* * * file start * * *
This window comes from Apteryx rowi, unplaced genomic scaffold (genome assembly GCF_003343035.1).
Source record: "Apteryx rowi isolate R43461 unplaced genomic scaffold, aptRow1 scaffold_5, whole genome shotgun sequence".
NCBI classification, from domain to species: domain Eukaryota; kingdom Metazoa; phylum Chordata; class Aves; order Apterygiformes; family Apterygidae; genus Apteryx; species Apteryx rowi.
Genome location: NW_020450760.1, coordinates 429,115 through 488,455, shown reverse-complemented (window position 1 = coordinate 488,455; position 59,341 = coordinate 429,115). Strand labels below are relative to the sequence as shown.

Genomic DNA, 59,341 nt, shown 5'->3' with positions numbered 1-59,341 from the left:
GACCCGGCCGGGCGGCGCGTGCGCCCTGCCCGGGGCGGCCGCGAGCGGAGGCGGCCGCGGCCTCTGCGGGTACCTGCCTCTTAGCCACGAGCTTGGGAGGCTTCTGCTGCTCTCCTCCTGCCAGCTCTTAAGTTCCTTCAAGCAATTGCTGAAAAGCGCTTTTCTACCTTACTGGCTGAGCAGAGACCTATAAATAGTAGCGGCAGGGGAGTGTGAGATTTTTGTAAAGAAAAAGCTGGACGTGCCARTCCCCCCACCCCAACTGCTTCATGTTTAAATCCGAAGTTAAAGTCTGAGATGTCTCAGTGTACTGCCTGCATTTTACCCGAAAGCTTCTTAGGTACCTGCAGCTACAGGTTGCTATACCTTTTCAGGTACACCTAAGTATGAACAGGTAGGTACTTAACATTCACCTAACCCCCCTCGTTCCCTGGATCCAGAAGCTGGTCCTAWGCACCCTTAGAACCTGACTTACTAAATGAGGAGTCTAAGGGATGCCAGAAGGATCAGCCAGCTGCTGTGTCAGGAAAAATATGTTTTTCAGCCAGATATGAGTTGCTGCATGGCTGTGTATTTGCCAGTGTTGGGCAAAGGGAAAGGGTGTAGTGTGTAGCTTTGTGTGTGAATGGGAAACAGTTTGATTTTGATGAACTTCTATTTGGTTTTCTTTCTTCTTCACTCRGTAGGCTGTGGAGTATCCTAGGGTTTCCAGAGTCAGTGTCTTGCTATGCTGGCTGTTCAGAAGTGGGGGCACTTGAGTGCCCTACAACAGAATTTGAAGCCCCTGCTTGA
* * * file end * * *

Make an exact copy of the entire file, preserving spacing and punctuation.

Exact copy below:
This window comes from Apteryx rowi, unplaced genomic scaffold (genome assembly GCF_003343035.1).
Source record: "Apteryx rowi isolate R43461 unplaced genomic scaffold, aptRow1 scaffold_5, whole genome shotgun sequence".
NCBI classification, from domain to species: domain Eukaryota; kingdom Metazoa; phylum Chordata; class Aves; order Apterygiformes; family Apterygidae; genus Apteryx; species Apteryx rowi.
Genome location: NW_020450760.1, coordinates 429,115 through 488,455, shown reverse-complemented (window position 1 = coordinate 488,455; position 59,341 = coordinate 429,115). Strand labels below are relative to the sequence as shown.

Genomic DNA, 59,341 nt, shown 5'->3' with positions numbered 1-59,341 from the left:
GACCCGGCCGGGCGGCGCGTGCGCCCTGCCCGGGGCGGCCGCGAGCGGAGGCGGCCGCGGCCTCTGCGGGTACCTGCCTCTTAGCCACGAGCTTGGGAGGCTTCTGCTGCTCTCCTCCTGCCAGCTCTTAAGTTCCTTCAAGCAATTGCTGAAAAGCGCTTTTCTACCTTACTGGCTGAGCAGAGACCTATAAATAGTAGCGGCAGGGGAGTGTGAGATTTTTGTAAAGAAAAAGCTGGACGTGCCARTCCCCCCACCCCAACTGCTTCATGTTTAAATCCGAAGTTAAAGTCTGAGATGTCTCAGTGTACTGCCTGCATTTTACCCGAAAGCTTCTTAGGTACCTGCAGCTACAGGTTGCTATACCTTTTCAGGTACACCTAAGTATGAACAGGTAGGTACTTAACATTCACCTAACCCCCCTCGTTCCCTGGATCCAGAAGCTGGTCCTAWGCACCCTTAGAACCTGACTTACTAAATGAGGAGTCTAAGGGATGCCAGAAGGATCAGCCAGCTGCTGTGTCAGGAAAAATATGTTTTTCAGCCAGATATGAGTTGCTGCATGGCTGTGTATTTGCCAGTGTTGGGCAAAGGGAAAGGGTGTAGTGTGTAGCTTTGTGTGTGAATGGGAAACAGTTTGATTTTGATGAACTTCTATTTGGTTTTCTTTCTTCTTCACTCRGTAGGCTGTGGAGTATCCTAGGGTTTCCAGAGTCAGTGTCTTGCTATGCTGGCTGTTCAGAAGTGGGGGCACTTGAGTGCCCTACAACAGAATTTGAAGCCCCTGCTTGA